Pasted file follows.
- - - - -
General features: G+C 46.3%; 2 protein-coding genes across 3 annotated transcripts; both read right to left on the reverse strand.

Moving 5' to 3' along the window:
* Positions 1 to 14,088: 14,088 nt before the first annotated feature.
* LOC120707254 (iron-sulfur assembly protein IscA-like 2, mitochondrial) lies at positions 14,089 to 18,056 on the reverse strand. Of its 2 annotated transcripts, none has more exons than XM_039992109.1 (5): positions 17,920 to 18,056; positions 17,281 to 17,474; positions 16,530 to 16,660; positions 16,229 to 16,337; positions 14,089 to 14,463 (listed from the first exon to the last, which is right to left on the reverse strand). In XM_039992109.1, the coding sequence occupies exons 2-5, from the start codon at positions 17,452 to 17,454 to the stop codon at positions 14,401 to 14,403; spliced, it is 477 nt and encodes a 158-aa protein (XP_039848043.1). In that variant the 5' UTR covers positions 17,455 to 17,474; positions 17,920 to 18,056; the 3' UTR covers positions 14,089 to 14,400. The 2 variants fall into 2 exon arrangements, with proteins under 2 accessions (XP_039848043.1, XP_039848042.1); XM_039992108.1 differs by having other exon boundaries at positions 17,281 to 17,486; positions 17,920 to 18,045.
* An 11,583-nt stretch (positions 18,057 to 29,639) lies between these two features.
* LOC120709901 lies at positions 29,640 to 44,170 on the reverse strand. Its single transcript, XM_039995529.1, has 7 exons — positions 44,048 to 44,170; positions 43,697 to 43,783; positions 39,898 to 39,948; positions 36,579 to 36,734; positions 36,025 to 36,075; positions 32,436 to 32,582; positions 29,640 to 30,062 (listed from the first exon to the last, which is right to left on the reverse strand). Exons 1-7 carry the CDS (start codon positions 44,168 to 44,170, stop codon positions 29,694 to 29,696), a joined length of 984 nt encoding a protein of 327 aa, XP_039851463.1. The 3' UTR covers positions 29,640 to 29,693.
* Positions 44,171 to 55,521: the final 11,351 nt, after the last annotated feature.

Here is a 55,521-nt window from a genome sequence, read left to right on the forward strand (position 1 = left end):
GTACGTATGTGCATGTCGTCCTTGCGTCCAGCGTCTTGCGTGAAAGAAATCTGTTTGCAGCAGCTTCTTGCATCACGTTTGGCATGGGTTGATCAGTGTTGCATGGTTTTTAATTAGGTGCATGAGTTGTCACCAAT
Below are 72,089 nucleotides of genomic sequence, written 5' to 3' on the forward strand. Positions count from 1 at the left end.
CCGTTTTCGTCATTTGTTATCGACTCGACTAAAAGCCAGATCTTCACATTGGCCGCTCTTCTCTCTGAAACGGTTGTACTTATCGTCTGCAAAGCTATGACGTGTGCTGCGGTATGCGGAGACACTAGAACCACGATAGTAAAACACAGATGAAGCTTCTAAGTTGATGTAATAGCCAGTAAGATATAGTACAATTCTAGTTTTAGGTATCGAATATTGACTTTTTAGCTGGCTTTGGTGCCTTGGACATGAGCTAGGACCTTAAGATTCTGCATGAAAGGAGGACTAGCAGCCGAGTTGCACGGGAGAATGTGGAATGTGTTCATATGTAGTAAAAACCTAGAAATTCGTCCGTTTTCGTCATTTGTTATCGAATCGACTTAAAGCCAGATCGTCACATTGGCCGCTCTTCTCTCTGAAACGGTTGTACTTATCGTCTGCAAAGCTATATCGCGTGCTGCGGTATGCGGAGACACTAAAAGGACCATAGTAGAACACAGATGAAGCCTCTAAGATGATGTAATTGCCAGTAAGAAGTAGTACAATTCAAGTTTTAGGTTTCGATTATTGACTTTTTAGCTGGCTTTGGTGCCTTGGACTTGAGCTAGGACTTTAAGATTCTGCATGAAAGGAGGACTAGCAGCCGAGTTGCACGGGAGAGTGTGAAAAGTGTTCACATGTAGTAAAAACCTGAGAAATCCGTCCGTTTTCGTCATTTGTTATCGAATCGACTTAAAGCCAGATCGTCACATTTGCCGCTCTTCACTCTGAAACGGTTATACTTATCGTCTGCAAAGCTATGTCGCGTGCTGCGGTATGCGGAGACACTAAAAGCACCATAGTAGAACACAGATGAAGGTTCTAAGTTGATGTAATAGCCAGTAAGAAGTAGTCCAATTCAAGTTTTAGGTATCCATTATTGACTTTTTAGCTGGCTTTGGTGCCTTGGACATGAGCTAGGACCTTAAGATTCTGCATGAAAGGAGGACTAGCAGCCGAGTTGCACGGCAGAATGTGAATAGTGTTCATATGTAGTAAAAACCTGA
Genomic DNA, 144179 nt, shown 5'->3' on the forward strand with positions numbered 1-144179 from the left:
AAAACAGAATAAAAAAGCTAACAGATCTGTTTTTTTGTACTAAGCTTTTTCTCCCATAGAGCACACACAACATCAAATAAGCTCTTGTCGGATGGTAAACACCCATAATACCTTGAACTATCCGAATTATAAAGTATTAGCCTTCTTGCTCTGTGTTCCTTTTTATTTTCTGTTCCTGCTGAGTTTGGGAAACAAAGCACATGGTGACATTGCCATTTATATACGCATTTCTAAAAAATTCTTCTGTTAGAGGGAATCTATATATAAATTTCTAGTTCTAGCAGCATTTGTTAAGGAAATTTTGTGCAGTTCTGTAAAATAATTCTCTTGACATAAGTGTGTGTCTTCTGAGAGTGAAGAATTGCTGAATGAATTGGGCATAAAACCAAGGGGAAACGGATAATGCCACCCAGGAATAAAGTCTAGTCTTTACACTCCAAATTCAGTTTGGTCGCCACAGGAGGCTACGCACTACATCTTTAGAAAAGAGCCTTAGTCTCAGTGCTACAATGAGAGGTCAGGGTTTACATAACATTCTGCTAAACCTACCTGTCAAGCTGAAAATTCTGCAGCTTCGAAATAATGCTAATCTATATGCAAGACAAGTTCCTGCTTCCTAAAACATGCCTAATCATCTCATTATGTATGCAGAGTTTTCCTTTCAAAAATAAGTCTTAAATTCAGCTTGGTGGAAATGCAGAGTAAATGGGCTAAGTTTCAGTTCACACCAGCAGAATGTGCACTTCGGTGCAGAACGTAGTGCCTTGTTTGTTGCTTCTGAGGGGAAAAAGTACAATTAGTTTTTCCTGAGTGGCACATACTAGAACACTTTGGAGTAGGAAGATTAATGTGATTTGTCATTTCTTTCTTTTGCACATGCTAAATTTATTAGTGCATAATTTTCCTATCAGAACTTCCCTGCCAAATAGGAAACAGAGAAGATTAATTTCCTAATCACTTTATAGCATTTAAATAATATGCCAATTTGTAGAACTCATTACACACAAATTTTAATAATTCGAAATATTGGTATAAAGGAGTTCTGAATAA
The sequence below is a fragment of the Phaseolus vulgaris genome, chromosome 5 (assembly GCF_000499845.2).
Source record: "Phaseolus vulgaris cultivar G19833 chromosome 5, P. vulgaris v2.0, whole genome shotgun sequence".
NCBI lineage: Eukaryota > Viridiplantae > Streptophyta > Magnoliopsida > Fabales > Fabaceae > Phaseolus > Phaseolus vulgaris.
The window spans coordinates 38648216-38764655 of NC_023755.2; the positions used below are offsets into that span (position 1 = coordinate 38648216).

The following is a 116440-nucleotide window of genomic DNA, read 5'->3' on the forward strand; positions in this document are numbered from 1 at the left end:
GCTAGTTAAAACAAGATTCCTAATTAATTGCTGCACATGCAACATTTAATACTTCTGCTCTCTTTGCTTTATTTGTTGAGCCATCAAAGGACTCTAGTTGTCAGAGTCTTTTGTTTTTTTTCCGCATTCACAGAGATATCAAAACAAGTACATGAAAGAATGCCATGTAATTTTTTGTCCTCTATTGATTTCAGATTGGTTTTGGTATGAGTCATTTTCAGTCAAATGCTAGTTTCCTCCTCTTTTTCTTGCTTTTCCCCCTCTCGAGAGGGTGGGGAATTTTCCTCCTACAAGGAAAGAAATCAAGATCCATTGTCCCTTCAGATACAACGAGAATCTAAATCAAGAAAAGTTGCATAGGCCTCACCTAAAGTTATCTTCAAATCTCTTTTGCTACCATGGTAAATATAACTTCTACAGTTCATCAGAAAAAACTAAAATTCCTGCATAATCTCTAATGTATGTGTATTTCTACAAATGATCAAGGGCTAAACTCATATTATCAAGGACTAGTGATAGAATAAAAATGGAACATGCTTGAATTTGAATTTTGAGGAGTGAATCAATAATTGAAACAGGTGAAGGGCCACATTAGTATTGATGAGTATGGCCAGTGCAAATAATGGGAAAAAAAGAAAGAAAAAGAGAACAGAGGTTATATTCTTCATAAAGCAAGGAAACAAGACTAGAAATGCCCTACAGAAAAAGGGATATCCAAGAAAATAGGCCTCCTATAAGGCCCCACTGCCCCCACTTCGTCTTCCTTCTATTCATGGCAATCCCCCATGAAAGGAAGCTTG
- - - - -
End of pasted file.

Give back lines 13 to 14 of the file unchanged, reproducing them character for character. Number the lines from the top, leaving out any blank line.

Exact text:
AAAACAGAATAAAAAAGCTAACAGATCTGTTTTTTTGTACTAAGCTTTTTCTCCCATAGAGCACACACAACATCAAATAAGCTCTTGTCGGATGGTAAACACCCATAATACCTTGAACTATCCGAATTATAAAGTATTAGCCTTCTTGCTCTGTGTTCCTTTTTATTTTCTGTTCCTGCTGAGTTTGGGAAACAAAGCACATGGTGACATTGCCATTTATATACGCATTTCTAAAAAATTCTTCTGTTAGAGGGAATCTATATATAAATTTCTAGTTCTAGCAGCATTTGTTAAGGAAATTTTGTGCAGTTCTGTAAAATAATTCTCTTGACATAAGTGTGTGTCTTCTGAGAGTGAAGAATTGCTGAATGAATTGGGCATAAAACCAAGGGGAAACGGATAATGCCACCCAGGAATAAAGTCTAGTCTTTACACTCCAAATTCAGTTTGGTCGCCACAGGAGGCTACGCACTACATCTTTAGAAAAGAGCCTTAGTCTCAGTGCTACAATGAGAGGTCAGGGTTTACATAACATTCTGCTAAACCTACCTGTCAAGCTGAAAATTCTGCAGCTTCGAAATAATGCTAATCTATATGCAAGACAAGTTCCTGCTTCCTAAAACATGCCTAATCATCTCATTATGTATGCAGAGTTTTCCTTTCAAAAATAAGTCTTAAATTCAGCTTGGTGGAAATGCAGAGTAAATGGGCTAAGTTTCAGTTCACACCAGCAGAATGTGCACTTCGGTGCAGAACGTAGTGCCTTGTTTGTTGCTTCTGAGGGGAAAAAGTACAATTAGTTTTTCCTGAGTGGCACATACTAGAACACTTTGGAGTAGGAAGATTAATGTGATTTGTCATTTCTTTCTTTTGCACATGCTAAATTTATTAGTGCATAATTTTCCTATCAGAACTTCCCTGCCAAATAGGAAACAGAGAAGATTAATTTCCTAATCACTTTATAGCATTTAAATAATATGCCAATTTGTAGAACTCATTACACACAAATTTTAATAATTCGAAATATTGGTATAAAGGAGTTCTGAATAA
The sequence below is a fragment of the Phaseolus vulgaris genome, chromosome 5 (assembly GCF_000499845.2).